Remote office spilllyOver the past few months I have viewed and read countless opinion-based articles on the future of the office and how the last industrial revolution lead to what we now know as the brick ‘n mortar office. The problem is not with the point of view and insights but the repetitive nature and onslaught of the “experts” in the space. Like most offices, it’s all rather dull. The silver lining to Covid for some, including myself, has been the time to think and learn new skills outside of our comfort zones. I have rediscovered music and burned countless hours watching Rick Beato’s “Everything music” on YouTube [check him out!]

I have perhaps forgotten how much I love some good old rock ‘n roll and time at home has given me this luxury back. So now, for your entertainment and education please find a piece on the future of office that doesn’t suck, subtitled “If offices were rock bands!”

Drum roll please…

All one needs to produce a great rock song is a red guitar, three chords and the truth. Unfortunately producing a great remote working environment for a *service-based business is a tad more complicated and requires 5 stages of refinement.

  1. On stage one: Status Quo.

A band whose name literally means the current state of affairs was a formulaic rock band previously called The Scorpions before they renamed themselves in 1969. This band had no rock star mystique and what you see is what you get. We have all heard some of their songs, but I bet you couldn’t name them or even tell me if I played you one if it was a Status Quo song or not. They released 33 Albums [33!] and the only song that comes to mind is ‘Rockin’ all over the world [1977]. Like Status Quo, there are offices all over the world and even though they are prolific, they are what some might say, stale.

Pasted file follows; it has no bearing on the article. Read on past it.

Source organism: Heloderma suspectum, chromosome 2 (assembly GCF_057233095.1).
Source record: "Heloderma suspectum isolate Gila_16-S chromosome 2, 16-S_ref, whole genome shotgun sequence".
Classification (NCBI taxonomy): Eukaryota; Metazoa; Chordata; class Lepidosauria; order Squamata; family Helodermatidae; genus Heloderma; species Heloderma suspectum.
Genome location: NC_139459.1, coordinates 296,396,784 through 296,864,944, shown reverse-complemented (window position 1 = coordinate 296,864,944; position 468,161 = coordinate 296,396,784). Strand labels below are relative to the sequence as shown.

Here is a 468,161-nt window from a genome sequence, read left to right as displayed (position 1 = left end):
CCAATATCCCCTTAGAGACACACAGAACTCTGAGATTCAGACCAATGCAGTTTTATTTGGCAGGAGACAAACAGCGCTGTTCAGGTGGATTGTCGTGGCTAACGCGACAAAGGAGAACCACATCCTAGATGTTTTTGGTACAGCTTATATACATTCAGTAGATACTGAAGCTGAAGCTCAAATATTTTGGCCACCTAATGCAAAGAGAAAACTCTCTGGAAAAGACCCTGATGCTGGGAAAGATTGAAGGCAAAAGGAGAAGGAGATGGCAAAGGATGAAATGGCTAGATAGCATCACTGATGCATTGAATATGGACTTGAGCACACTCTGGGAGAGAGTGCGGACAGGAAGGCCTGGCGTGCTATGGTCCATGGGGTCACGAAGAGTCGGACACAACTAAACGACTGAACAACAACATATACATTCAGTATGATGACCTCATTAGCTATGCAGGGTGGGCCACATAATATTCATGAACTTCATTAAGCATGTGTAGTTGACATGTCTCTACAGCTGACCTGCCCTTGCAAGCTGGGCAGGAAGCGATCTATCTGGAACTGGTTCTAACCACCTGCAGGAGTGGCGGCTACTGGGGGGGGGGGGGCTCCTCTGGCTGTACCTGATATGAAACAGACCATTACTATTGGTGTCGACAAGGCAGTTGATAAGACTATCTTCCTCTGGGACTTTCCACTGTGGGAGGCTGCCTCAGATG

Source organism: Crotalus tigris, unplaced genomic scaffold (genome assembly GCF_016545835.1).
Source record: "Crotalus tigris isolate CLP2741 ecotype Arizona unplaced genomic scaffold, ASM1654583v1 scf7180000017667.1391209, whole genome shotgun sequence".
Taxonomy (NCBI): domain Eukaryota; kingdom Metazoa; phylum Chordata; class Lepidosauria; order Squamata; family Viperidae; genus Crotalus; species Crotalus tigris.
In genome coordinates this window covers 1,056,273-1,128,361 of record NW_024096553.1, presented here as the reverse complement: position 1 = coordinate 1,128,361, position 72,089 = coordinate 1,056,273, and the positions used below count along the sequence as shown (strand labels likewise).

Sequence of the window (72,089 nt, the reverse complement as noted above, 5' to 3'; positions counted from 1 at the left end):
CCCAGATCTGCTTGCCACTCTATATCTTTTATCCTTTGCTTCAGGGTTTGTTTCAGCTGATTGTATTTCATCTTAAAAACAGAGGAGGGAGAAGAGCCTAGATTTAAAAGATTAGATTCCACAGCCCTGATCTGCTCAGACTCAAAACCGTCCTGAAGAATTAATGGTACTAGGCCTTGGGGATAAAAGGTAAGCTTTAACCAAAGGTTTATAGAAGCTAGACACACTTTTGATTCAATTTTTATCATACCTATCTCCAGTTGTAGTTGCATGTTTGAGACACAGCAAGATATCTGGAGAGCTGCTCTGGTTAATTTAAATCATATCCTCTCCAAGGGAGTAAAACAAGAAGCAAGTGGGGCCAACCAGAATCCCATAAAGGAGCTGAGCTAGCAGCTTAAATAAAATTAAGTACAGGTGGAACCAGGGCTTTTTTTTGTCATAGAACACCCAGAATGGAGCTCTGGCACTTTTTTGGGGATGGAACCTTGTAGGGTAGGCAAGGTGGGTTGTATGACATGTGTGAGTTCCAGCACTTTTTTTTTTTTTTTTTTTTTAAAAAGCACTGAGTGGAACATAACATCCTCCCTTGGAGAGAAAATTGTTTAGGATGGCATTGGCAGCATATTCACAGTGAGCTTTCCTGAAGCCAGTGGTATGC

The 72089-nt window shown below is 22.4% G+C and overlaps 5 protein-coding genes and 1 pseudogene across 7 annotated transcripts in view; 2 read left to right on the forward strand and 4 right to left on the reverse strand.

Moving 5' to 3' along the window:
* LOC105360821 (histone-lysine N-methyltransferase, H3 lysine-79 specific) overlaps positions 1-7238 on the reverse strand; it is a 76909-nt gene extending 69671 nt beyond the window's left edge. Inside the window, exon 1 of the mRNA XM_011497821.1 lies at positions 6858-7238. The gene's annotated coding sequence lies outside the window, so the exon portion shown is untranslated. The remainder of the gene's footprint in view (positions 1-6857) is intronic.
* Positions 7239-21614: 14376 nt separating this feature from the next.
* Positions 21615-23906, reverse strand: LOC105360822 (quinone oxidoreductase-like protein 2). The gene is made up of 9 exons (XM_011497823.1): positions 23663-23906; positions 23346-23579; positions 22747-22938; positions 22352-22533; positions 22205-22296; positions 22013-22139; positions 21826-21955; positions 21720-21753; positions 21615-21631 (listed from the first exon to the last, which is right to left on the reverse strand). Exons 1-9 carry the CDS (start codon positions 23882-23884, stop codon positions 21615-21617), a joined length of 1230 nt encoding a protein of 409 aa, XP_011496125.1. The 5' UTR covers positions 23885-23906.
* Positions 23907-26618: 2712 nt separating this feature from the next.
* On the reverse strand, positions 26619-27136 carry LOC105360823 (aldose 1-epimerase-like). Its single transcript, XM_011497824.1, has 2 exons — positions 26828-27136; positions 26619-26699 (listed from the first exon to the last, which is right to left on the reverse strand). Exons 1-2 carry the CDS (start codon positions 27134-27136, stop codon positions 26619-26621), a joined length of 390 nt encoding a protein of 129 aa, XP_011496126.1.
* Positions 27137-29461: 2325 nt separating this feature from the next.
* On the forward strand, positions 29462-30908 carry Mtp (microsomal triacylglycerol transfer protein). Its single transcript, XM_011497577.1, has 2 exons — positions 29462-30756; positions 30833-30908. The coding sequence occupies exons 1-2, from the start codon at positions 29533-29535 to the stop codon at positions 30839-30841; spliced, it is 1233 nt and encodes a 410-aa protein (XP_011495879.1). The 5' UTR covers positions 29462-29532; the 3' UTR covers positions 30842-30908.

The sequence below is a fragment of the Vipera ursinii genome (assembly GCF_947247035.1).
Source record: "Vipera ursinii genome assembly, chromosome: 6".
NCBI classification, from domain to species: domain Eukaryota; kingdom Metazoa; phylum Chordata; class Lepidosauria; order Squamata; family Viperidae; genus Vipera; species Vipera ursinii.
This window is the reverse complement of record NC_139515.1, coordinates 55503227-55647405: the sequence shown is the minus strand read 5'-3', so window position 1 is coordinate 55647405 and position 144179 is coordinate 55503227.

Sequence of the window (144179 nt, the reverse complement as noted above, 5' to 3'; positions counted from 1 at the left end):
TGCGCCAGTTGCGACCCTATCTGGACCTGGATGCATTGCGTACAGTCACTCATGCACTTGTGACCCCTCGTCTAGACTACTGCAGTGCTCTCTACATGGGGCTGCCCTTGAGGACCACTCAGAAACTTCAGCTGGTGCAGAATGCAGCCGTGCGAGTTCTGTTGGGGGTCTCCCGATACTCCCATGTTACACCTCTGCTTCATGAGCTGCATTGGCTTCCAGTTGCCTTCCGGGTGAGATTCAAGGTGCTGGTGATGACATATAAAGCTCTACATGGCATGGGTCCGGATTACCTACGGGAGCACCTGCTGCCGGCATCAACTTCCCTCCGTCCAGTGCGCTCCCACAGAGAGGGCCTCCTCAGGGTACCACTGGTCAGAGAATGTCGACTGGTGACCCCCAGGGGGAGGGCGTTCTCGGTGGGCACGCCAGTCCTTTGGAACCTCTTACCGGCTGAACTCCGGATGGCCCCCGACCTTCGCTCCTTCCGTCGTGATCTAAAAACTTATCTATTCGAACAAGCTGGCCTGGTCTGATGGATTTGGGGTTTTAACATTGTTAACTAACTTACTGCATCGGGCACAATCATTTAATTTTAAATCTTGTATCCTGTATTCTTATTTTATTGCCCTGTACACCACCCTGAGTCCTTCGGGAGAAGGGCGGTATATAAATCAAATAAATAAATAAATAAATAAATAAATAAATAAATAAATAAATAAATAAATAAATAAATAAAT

The Status Quo Office:

The Status Quo of offices are as we know them; non-deliberate, with no real move towards a decentralized system. Their knowledge workers can work away from the office for a day or 2 without leaving a major impact but the organization can’t function with team members being “absent” from their place of work for extended period of time. If you are happy to have staff off on sick leave or leave for a few days at a time, but need them back to work and are focused on bums in seats, then you are Francis Rossi, the lead singer from Status Quo: dull, stuck and now, irrelevant.

Status Quo was large format stadium rock. You could hide in the stadium just like your team “hides” by just being present in the crowd. Counted for, but not counted on.

From an employee’s perspective there is so much out of their control that it’s often constraining. One can’t control the room temperature, the shared toilets, no pets or pets, fresh air and windows, the smells, the talking of people over you, the kitchens, the shared fridges and the inconsideration of others.

 

  1. On stage 2: Linkin Park

What do you get when you take heavy metal music and combine it with other music genres such as hip hop, alternative rock, EDM, funk, industrial, and grunge and then throw in some singing, rapping, screaming and growling? Nü metal. And nobody did Nü metal better than Chester Bennington and the guys in Linkin Park. This is obviously my opinion, but I’m absolutely right! At first, their songs were 20% samples 80% instruments, and later was more like 60% samples and 40% instruments.

Linkin Park took elements from the big bands that came before them; Depeche Mode, Nine Inch Nails, U2 and Korn and mashed them together to define a new sound that was timeous to the milieu. It was new, but it was just old thinking crushed together to make a new sound that filled stadiums. God, I miss Chester.